This week the U.S. Senate took up and passed a measure that will provide federal funds for research involving human embryonic stem cells. President Bush pledged to veto the measure.The heart of the issue could be the ethical challenges posed by such research, because in its current form it involves harvesting cells from days-old human beings that are killed in the process. This is not the heart of the issue, however, because the Senate didn't debate whether to permit or ban such research. It is permitted under federal law and court rulings that have basically held that the human being before birth is not a person entitled to legal protection.
Instead, the heart of the issue is whether taxpayer dollars should be funneled to these scientific enterprises. Since his national address on August 9, 2001, when President Bush announced that the government would provide stem cells for research using cell lines that were already in existence as of that date, researchers around the country have had access to embryonic stem cells but no federal financial incentive to kill more embryos for their experiments. President Bush drew a morally significant line in the sand that day, but he drew an economically significant one as well.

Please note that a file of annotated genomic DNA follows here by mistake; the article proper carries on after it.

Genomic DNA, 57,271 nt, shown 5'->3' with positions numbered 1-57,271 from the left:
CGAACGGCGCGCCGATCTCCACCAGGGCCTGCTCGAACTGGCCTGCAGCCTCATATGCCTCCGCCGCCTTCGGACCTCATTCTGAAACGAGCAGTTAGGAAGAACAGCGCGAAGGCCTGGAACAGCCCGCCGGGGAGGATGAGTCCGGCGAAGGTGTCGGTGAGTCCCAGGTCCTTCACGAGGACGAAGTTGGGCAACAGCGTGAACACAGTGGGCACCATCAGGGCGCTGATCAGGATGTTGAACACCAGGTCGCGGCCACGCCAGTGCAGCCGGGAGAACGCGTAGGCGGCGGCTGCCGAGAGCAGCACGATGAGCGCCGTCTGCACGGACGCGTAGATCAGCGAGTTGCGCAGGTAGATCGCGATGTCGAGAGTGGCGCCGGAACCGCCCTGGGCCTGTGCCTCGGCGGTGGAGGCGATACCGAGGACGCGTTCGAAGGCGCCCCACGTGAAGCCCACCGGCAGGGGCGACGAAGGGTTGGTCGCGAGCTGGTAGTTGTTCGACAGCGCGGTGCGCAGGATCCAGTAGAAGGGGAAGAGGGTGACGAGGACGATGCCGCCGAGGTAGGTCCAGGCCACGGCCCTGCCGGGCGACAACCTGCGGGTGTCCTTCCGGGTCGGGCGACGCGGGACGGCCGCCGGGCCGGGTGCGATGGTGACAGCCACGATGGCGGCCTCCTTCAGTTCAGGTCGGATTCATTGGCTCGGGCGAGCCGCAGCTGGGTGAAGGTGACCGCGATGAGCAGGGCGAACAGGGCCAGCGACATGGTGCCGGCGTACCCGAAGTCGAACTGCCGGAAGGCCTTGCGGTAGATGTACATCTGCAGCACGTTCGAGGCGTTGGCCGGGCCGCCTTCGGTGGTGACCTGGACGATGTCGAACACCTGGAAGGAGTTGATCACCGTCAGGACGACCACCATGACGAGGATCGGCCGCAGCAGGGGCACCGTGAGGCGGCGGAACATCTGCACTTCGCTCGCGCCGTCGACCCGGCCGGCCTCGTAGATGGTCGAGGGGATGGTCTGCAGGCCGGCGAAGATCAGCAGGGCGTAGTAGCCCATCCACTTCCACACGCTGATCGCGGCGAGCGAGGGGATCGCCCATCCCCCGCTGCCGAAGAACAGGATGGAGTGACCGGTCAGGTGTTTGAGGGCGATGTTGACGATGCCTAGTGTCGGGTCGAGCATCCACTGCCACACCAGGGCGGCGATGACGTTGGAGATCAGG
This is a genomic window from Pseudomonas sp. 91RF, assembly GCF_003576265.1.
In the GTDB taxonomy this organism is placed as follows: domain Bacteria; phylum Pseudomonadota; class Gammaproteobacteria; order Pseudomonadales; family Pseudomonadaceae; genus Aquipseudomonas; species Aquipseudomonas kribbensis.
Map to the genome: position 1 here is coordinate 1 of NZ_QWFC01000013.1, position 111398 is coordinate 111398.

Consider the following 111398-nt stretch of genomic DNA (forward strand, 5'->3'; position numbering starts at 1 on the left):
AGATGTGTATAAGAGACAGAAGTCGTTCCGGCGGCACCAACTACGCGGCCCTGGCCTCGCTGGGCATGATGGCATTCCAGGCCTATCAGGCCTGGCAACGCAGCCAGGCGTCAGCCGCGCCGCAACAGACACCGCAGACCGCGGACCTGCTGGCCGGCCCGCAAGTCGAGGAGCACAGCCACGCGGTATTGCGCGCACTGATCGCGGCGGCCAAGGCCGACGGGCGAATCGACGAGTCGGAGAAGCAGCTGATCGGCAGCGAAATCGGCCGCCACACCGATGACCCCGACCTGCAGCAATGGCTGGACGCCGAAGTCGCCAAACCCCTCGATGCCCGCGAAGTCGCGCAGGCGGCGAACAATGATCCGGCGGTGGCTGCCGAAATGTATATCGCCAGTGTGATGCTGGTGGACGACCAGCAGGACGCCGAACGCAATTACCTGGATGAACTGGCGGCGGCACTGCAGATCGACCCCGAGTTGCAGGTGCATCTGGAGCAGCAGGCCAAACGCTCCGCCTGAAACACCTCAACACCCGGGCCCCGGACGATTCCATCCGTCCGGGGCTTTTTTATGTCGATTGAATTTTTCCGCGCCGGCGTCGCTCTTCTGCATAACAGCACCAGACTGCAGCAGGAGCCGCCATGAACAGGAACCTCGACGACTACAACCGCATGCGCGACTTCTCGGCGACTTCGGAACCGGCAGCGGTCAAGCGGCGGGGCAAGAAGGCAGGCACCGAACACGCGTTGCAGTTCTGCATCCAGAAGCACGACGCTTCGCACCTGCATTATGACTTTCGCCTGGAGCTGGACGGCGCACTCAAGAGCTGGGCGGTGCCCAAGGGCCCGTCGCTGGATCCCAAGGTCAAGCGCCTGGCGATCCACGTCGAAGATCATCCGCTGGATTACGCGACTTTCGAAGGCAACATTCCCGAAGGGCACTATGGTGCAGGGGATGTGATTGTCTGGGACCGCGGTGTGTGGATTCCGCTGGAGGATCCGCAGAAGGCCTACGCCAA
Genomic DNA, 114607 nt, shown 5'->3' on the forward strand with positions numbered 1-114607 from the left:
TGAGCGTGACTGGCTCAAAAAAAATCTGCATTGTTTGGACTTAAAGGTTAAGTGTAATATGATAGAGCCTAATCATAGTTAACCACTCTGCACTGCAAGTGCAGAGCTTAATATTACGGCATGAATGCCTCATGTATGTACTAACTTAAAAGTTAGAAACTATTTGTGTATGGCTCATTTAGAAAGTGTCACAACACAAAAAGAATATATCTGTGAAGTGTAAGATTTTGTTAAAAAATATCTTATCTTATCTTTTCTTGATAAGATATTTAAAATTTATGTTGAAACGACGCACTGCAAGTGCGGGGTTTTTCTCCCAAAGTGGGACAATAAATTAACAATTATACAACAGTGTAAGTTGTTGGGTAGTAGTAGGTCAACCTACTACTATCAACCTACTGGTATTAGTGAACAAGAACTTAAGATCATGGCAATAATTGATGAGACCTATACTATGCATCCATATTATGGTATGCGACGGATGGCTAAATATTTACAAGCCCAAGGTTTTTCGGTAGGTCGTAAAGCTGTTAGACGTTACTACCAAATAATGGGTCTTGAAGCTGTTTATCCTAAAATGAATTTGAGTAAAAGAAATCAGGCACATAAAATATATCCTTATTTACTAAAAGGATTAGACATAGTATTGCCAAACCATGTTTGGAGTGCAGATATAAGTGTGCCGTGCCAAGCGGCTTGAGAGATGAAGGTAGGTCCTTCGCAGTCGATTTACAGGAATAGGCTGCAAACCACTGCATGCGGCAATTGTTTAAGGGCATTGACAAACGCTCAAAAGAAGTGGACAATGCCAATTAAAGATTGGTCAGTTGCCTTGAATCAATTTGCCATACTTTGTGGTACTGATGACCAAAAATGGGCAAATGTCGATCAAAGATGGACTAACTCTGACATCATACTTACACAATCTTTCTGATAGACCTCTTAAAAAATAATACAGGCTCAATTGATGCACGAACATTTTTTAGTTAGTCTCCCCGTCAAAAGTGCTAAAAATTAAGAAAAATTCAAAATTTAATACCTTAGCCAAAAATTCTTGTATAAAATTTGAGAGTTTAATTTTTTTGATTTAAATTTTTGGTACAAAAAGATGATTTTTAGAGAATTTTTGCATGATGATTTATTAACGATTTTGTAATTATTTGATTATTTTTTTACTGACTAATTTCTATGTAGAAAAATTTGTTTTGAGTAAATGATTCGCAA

In a vibrant free market economy like that of the United States, the government is tempted to fund only marginal and fringe business propositions because the ones that have real prospects for success don't generally lack for capital. Think about it for a moment: if a research group in the United States really were just years away from a cure for a malady like juvenile diabetes, would it have any difficulty, given the number of prospective beneficiaries, in raising the venture capital it needed to solve the problem?